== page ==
Name, image, likeness bill in Nebraska gets legislative approval
The name, image and likeness bill in the state of Nebraska is one step closer to becoming a reality after it received legislative approval via vote on Tuesday.
According to 247Sports, Legislative Bill 962 was approved on Tuesday and will now go to Governor Pete Ricketts. He will either sign the bill or veto it. Right now, though, it’s one step closer for student-athletes in the state of Nebraska to profiting from their name, image and likeness.
The bill was first introduced in January by Omaha Senator Megan Hunt. Other states have introduced similar legislation. Recently, the NCAA has also started wiggling away from its amateurism model and is likely to approve similar policies within the association.
If the bill is signed by Gov. Ricketts, it will go into effect on July 1, 2023. Below are some of the key points from the bill:
- Institutions cannot prevent an athlete from participating in an intercollegiate sport because that athlete earns compensation for their name, image, or likeness rights or athletic reputation.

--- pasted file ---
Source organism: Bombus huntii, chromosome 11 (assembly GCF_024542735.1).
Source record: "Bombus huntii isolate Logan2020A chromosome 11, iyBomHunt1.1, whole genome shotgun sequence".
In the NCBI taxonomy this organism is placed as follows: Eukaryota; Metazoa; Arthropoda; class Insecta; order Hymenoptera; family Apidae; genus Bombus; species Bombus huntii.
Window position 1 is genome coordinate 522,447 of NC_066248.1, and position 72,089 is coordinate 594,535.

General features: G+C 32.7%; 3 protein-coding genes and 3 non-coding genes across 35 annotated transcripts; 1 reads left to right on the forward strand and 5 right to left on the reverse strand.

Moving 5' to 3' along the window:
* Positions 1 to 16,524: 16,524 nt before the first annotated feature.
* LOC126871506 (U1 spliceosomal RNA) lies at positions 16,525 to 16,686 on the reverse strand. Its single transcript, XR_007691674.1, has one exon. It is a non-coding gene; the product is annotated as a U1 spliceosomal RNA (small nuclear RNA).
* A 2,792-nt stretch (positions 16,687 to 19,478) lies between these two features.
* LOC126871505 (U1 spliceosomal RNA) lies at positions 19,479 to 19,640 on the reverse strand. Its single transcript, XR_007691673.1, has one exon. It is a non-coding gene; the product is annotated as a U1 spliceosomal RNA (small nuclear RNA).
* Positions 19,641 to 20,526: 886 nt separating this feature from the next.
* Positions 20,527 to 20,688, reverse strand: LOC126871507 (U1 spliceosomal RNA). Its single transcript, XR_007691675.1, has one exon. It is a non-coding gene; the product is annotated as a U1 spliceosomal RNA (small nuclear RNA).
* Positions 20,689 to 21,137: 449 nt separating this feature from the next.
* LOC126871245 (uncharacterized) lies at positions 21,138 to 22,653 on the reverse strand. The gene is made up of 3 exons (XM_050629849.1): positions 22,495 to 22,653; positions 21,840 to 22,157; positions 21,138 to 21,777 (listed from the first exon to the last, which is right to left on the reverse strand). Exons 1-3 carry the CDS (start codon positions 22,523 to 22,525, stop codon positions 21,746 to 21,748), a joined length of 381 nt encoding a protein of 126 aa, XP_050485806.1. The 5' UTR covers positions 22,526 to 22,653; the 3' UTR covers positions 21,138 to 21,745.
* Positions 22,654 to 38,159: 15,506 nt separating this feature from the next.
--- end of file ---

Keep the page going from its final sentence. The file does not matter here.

- No collegiate athletic association can penalize or prevent a student-athlete from fully participating in an intercollegiate sport because they earn compensation for their name, image, or likeness rights or athletic reputation.
- No collegiate athletic association can penalize a University or prevent an institution from fully participating in an intercollegiate sport because a student-athlete earns compensation for the use of such student-athlete’s name, image, or likeness rights or athletic reputation.
- An institution cannot allow compensation earned to affect the duration, amount, or eligibility for or renewal of any athletic grant-in-aid or other institutional scholarship.
- Any athlete who enters into a contract to benefit from their name, image, likeness rights or athletic reputation must notify their academic institution.
- An athlete shall not enter into a contract that requires student-athlete to display a sponsor’s apparel or to otherwise advertise for the sponsor during official team activities and compliance with such contract requirement would conflict with a team contract.